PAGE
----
Squad level firepower comparisons

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Brady
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Re: Squad level firepower comparisons

Post by Brady » 21 Mar 2018 02:05

I ment, without a lmg being present, sans, for the sake of comparing the base value, the BAR is not a lmg i think we all agree on that.

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Re: Squad level firepower comparisons

Post by yantaylor » 21 Mar 2018 11:34

I would have guessed that a typical German Infantry Squad would be more likely to have a MG34 then a MP40, early German Squads had up to thirteen men and not a sub-machine gun between them, but they had a LMG.

If the German's managed to equip each infantry squad with StG 44s, G43s and MG42s, then they would have been more then a match for anyone especially if each squad had half a dozen panzerfausts too.

Going back to the BAR, I thought that the US Forces had plenty of them, the US Marines adopted three per squad by late 1944. I cannot understand why Browning never implicate the improvements done by the Belgians, they added a barrel changing system which seems logical for a LMG.

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stg 44
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Re: Squad level firepower comparisons

Post by stg 44 » 21 Mar 2018 12:10

yantaylor wrote:I would have guessed that a typical German Infantry Squad would be more likely to have a MG34 then a MP40, early German Squads had up to thirteen men and not a sub-machine gun between them, but they had a LMG.
Huh? SMGs were pretty integral to the German infantry squad from 1939:
https://www.youtube.com/watch?v=GDZMJXaADQI
yantaylor wrote: Going back to the BAR, I thought that the US Forces had plenty of them, the US Marines adopted three per squad by late 1944. I cannot understand why Browning never implicate the improvements done by the Belgians, they added a barrel changing system which seems logical for a LMG.
NMH is probably why, that and wanted as many as possible as quickly as possible, so don't disrupt production lines and use existing stocks. US Marines are not the Army, which held off on BAR use expansion, but got up to 2 official BARs per squad by the end of the war, tacitly accepting the standard practice on the ground.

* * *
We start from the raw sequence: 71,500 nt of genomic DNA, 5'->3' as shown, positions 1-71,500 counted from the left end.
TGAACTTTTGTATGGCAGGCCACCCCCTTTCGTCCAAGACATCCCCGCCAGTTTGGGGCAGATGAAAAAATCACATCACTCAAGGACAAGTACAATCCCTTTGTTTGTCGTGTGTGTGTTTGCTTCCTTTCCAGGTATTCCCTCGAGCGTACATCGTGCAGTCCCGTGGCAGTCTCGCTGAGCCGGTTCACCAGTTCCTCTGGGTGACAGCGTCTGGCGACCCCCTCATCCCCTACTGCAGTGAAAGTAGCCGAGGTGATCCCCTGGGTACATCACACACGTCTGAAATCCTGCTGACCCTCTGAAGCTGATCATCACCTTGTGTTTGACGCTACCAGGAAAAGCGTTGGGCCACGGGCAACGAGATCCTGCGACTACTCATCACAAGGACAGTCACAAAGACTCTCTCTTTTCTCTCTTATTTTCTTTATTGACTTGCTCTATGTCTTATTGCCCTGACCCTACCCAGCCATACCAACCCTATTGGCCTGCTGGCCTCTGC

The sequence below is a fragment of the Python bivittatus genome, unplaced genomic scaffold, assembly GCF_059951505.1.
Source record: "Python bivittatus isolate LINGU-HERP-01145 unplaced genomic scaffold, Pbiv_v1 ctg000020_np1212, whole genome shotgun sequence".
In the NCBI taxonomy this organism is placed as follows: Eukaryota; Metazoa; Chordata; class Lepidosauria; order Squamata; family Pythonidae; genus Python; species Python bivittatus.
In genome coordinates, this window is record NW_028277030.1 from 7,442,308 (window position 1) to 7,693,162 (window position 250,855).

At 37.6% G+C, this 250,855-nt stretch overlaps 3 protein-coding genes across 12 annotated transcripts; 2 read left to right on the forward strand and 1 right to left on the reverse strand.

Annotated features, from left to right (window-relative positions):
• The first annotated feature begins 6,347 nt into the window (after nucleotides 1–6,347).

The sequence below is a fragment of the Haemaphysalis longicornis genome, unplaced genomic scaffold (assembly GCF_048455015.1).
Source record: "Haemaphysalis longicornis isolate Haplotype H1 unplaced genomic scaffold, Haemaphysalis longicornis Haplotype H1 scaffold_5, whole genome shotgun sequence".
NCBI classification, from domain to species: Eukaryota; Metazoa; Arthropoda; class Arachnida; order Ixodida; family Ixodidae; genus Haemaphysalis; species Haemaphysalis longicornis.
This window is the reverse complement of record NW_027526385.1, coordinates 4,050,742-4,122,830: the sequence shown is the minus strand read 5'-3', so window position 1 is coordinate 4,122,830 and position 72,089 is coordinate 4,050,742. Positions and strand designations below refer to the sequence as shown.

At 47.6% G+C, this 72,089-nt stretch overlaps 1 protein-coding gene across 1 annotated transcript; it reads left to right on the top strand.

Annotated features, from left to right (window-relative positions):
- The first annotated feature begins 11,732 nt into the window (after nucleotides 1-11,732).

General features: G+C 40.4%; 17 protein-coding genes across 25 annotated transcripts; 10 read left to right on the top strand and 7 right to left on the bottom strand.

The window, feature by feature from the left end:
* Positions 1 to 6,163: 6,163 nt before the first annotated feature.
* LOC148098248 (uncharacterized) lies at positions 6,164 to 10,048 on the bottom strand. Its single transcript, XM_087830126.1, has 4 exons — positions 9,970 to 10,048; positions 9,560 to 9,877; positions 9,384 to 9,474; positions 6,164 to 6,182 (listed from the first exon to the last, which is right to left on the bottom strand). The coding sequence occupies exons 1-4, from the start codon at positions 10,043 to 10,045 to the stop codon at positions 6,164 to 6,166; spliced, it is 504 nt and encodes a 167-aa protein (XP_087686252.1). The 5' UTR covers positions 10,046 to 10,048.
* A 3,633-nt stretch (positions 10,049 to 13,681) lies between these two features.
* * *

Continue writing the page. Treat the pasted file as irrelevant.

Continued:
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Re: Squad level firepower comparisons

Post by Dunnigan » 21 Mar 2018 15:07

Reference the evolution of the German Rifle Squad from 1939 on from the defunct Bayonetstrength website (accessible via web archive):

https://web.archive.org/web/20151001024 ... talion.htm

Under The Infantry Battalion, circa 1939 to 1940:
"The original Squad was thirteen strong, with three Squads per Platoon. The Squad was made up of a leader and assistant, both NCOs, and seven men, all of who were armed with rifles. The Squad was completed by a Light Machine Gun group of four men, armed with three pistols and one rifle and serving a single light machine gun..."

"This was the Squad and Platoon in use during the invasion of Poland, where it proved to be too cumbersome a unit to operate effectively in action. Following the campaign the ten man Squad detailed below was adopted, but it was not until early 1941 that this was reflected in the organisational tables. It does raise the intriguing question of whether units in action in the West in 1940 were operating on the old organisation or the new..."

"The NCO was originally armed with a rifle, but as sufficient stocks became available adopted the MP40 machine pistol..."

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stg 44
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Re: Squad level firepower comparisons

Post by stg 44 » 21 Mar 2018 16:41

Dunnigan wrote:Reference the evolution of the German Rifle Squad from 1939 on from the defunct Bayonetstrength website (accessible via web archive):

https://web.archive.org/web/20151001024 ... talion.htm

Under The Infantry Battalion, circa 1939 to 1940:
"The original Squad was thirteen strong, with three Squads per Platoon. The Squad was made up of a leader and assistant, both NCOs, and seven men, all of who were armed with rifles. The Squad was completed by a Light Machine Gun group of four men, armed with three pistols and one rifle and serving a single light machine gun..."

"This was the Squad and Platoon in use during the invasion of Poland, where it proved to be too cumbersome a unit to operate effectively in action. Following the campaign the ten man Squad detailed below was adopted, but it was not until early 1941 that this was reflected in the organisational tables. It does raise the intriguing question of whether units in action in the West in 1940 were operating on the old organisation or the new..."

"The NCO was originally armed with a rifle, but as sufficient stocks became available adopted the MP40 machine pistol..."
https://www.militaryfactory.com/smallar ... rms_id=501
This says the MP38 was issued to squad leaders in 1939.
http://www.mp40.nl/index.php?page=mp38
Thousands were produced in 1938-39, so it is entirely feasible it was widely issued and used in Poland and in France.